So who controls Buckells, as it appears not be Jo, herself controlled and intimidated by Ryan? Maybe, one of the splinter OCG’s mentioned by Jo in interview? Is he the fourth man, ‘H’? I would not rule it out completely, he may have inherited the mantle as others such as C/Supt Fairbank, Assistant Chief Constable Hilton, Deputy Chief Constable Dryden (and his predilection for young girls), and now DCI Thurwell fell away through death or incarceration. But he remains an unlikely leader, as he wouldn’t have the rank or authority to organise some of the more resource intensive police capers but, more particularly, with the even more bent Philip Osborne still very much on the scene.

Whatever the outcome, take a bow Nigel Boyle for an utterly convincing, and suitably confusing, portrayal of this key character, all the way back to Series 1.

Is DCS Patricia Carmichael another bent Central Police cop?

Their is plenty of evidence that points that way. Alternatively, is she a super-efficient, career orientated, box-ticking sycophant so favoured by the police service’s current crop of chief constables. I’m going with the latter: Her principal function as a Professional Standards or Anti-Corruption officer is to protect the reputation of the police force by whom she is engaged and the wider police service. Not a search for the truth. Expediency, and her own self-admitted ‘pragmatic’ nature, particularly over the death of Ryan Pilkington are significant clues in that direction. Why have a ‘blue on blue’ murder trial when a convenient scapegoat presents herself?

‘Noble cause corruption’ is practiced, routinely and assiduously, in all the six police forces I scrutinise as a journalist. On that basis, Patricia Carmichael – so brilliantly played by Anna Maxwell Martin – will survive the finale carnage.

Is Chris Lomax another OCG stooge?

Suspicions have been there from an early stage: The likeness to Dot Cottan, both in physical appearance and deed; the even more concerning similarity to one of the five suspects in the Lawrence Christopher murder and another image that could be mistaken for him on the AC-12 incident room whiteboard. Add to that his failure to notice, or report, key files go missing that were crucial to solving the murder of Gail Vella, his loud objection to having to hand over his phone prior to the raid on the OCG’s weapons workshop, or the weak handling of the forensics team there, particularly his apparent failure to look closer at the concrete floor.

An intriguing call, with so much else going on. Will Detective Sergeant Lomax slip under the radar or die at the hands of the remnants of the much depleted OCG?

But whichever way it falls, Perry Fitzpatrick has been another top class addition to the cast throughout this sixth in the Line of Duty series.

Will they, won’t they?

It very much looks like they will. Jo Davidson has proved that her romantic overtures to Kate Fleming were not faked and that she demonstrated the depth of her feelings, unconditionally, by taking the rap for the shooting of Ryan Pilkington.

Can Kate return the favour by saving Jo’s life during the ambush of the prison van as she is being transferred from HMP Brentiss to an, as yet, unknown location?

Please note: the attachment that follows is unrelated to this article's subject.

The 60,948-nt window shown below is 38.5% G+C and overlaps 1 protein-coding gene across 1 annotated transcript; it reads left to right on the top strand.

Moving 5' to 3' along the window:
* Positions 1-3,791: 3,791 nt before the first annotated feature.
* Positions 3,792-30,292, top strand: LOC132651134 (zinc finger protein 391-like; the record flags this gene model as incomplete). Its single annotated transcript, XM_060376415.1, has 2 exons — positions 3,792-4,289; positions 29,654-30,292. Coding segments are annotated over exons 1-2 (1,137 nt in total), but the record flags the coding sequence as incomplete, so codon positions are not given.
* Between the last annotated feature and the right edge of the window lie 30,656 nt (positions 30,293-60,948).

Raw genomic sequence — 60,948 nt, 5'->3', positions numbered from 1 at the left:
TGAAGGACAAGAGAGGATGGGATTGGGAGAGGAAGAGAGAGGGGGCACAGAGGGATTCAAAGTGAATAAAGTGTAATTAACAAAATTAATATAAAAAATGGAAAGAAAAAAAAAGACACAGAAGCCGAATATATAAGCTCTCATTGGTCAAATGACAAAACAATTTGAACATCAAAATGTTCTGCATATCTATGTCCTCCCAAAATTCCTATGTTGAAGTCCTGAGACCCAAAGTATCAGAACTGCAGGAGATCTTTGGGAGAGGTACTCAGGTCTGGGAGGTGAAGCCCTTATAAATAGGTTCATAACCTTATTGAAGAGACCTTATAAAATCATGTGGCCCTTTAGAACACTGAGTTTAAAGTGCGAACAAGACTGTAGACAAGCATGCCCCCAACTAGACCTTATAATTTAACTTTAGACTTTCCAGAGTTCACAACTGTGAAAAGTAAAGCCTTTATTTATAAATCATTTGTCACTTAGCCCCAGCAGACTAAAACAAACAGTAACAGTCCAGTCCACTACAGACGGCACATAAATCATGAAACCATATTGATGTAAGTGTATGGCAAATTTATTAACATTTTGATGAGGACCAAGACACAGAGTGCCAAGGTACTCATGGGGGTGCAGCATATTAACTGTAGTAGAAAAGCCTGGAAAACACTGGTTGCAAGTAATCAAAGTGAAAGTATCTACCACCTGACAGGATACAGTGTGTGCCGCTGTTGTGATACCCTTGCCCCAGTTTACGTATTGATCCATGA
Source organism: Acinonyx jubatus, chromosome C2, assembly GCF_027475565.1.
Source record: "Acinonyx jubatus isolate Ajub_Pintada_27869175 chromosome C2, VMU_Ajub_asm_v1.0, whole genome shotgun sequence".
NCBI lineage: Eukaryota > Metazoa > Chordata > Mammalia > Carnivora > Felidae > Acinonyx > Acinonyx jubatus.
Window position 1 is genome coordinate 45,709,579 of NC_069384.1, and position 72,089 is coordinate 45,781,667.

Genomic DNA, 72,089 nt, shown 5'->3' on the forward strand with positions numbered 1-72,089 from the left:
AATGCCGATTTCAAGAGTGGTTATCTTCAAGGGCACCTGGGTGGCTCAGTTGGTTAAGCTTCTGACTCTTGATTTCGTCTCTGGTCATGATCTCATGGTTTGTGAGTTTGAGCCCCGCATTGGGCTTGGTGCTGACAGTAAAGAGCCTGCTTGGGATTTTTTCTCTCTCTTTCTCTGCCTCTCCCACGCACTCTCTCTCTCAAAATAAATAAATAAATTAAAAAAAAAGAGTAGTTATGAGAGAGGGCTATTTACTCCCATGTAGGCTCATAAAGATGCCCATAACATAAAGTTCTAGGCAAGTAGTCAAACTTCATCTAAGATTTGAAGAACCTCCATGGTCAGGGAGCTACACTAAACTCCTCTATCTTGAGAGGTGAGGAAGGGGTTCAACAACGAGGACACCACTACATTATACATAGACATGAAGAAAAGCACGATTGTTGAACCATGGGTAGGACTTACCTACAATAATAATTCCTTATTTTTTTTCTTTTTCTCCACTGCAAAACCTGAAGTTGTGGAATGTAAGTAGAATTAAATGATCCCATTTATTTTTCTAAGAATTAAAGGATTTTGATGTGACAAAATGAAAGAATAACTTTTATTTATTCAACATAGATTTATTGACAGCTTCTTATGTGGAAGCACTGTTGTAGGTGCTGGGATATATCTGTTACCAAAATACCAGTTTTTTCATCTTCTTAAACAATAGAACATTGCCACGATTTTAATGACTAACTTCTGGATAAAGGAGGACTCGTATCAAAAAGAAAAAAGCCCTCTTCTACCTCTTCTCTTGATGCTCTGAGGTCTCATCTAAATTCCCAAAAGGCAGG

Will Kate sail into the sunset of witness protection with Jo? For their safety’s sake, yes. The cards of both are well and truly marked by serious criminals, whether or not they survive the Series 6 finale.

The remaining questions

Why did Fleming and Davidson flee the lorry park?

One of the biggest mysteries in the entire Line of Duty season. Or any other from 1 to 5 for that matter.

Firstly, there was no apparent necessity for Kate, in particular, to flee the scene. She was fully authorised to carry the Glock 9mm pistol that fired the fatal rounds, and, plainly and lawfully, shot Ryan Pilkington using lethal force to preserve life. Her own, in this particular case. Both Kate, and AC-12, already knew that he was an OCG plant in Central Police.

There would have been the usual irritating Post Incident Procedure (PIP), but, surely, Kate’s only sensible course of action was arresting and detaining Jo, then staying put until Steve Arnott, and the AC-12 cavalry, arrived a few minutes later. All the known facts, evidence and forensics would back up what actually happened.

Instead Kate and Jo made a sharp exit in her Audi service vehicle, which even without the recently attached tracking device would be readily traceable through conventional police systems.

So what had Jo said to Kate to prevent her arrest, encourage flight from the lorry park and then, even more astonishingly, think more than once about resisting the blockade and more than a large handful of armed officers and the entire AC-12 hierarchy?

Other than if she and Jo had more time before the police located them, they may have been able to get first dibs at Gail Vella’s computers at the print shop – and furthered a satellite investigation into who, or what, was behind the OCG.

But surely, Jo knows most of that already? Or did she convince Kate that, apart from the depths of personal feeling she has for her, one of her former AC-12 colleagues is one of Jo’s suspects as H and the best chance of unmasking him (or her) is by them working together, alone?

Whom did Samantha Hunter think Jo’s father was?

A sub-set to that question is, of course, to whom was Jo referring to when she talked to Kate Fleming about “my dad”?

There are two obvious hypotheses:

(i) Was she referring to a man whom she believes was her biological father? Jo told Kate that she was ‘never told the details’ of her mother’s rape by whom Samantha believed, or at the very least told Jo, was a police officer. That is, maybe, what she has regarded as the truth ever since.